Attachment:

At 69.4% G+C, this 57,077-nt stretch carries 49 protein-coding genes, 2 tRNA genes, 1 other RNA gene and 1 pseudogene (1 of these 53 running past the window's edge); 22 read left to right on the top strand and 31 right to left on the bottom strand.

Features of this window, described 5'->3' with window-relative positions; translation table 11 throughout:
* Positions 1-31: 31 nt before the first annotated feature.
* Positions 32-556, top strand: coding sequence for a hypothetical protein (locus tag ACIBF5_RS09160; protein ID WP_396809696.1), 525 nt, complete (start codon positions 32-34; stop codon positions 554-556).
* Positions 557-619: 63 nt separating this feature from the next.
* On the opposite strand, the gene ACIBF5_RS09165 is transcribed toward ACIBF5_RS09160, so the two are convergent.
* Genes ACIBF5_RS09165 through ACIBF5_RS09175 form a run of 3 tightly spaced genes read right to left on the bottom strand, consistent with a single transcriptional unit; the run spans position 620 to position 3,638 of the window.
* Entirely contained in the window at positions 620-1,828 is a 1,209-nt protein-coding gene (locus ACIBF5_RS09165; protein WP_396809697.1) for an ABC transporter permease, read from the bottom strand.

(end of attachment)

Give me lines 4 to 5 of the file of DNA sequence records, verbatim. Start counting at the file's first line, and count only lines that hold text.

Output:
* Positions 32-556, top strand: coding sequence for a hypothetical protein (locus tag ACIBF5_RS09160; protein ID WP_396809696.1), 525 nt, complete (start codon positions 32-34; stop codon positions 554-556).
* Positions 557-619: 63 nt separating this feature from the next.